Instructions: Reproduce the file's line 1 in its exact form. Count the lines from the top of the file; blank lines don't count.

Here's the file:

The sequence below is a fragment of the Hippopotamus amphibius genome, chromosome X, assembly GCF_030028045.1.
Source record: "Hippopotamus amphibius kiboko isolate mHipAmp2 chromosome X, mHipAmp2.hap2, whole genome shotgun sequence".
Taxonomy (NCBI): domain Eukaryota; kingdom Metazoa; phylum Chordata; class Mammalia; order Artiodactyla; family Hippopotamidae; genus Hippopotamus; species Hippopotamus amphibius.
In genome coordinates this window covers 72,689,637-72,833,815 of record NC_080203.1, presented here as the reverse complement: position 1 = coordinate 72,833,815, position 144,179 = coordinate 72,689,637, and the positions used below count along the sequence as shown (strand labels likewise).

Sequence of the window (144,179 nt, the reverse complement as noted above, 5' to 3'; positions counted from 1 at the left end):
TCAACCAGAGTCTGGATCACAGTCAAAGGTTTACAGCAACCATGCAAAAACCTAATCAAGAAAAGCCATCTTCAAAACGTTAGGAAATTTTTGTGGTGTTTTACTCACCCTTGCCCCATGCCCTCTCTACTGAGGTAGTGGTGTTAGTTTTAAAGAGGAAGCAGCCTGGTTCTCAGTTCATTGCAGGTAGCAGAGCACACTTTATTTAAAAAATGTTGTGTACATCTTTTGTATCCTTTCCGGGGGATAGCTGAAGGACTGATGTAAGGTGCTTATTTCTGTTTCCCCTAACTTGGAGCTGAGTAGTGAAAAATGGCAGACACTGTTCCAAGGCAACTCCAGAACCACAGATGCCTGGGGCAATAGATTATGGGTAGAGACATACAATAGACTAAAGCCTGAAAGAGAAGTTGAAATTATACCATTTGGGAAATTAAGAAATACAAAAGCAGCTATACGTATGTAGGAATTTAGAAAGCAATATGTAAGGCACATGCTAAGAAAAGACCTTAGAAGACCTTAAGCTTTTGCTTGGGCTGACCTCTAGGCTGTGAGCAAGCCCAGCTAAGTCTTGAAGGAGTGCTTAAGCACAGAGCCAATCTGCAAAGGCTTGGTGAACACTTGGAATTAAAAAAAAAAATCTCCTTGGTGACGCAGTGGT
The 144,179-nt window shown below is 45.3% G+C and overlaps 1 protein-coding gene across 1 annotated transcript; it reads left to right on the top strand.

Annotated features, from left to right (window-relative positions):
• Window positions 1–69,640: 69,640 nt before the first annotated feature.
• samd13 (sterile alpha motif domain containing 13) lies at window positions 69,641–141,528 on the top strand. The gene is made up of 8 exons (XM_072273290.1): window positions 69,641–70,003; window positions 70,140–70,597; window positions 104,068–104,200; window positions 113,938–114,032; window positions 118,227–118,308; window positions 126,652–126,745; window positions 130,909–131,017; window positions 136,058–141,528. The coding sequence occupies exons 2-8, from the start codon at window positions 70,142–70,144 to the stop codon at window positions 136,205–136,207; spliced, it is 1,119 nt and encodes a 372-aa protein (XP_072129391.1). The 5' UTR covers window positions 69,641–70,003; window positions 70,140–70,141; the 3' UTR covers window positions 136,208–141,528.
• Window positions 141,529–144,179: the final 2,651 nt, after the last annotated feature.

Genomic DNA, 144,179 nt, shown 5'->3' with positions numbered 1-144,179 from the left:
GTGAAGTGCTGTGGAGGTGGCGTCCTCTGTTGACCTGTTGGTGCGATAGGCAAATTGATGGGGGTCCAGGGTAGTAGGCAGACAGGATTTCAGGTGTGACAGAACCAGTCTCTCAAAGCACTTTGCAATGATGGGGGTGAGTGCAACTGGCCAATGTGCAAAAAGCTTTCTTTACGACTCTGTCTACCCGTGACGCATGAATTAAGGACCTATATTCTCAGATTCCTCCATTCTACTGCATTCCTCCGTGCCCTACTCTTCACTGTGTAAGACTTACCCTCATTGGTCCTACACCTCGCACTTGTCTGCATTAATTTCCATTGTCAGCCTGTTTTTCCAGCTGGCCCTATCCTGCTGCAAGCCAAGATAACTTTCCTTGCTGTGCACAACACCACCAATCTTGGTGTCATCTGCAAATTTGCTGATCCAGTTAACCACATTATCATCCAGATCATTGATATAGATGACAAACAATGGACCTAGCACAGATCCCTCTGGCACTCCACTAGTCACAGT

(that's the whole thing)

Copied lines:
The sequence below is a fragment of the Hippopotamus amphibius genome, chromosome X, assembly GCF_030028045.1.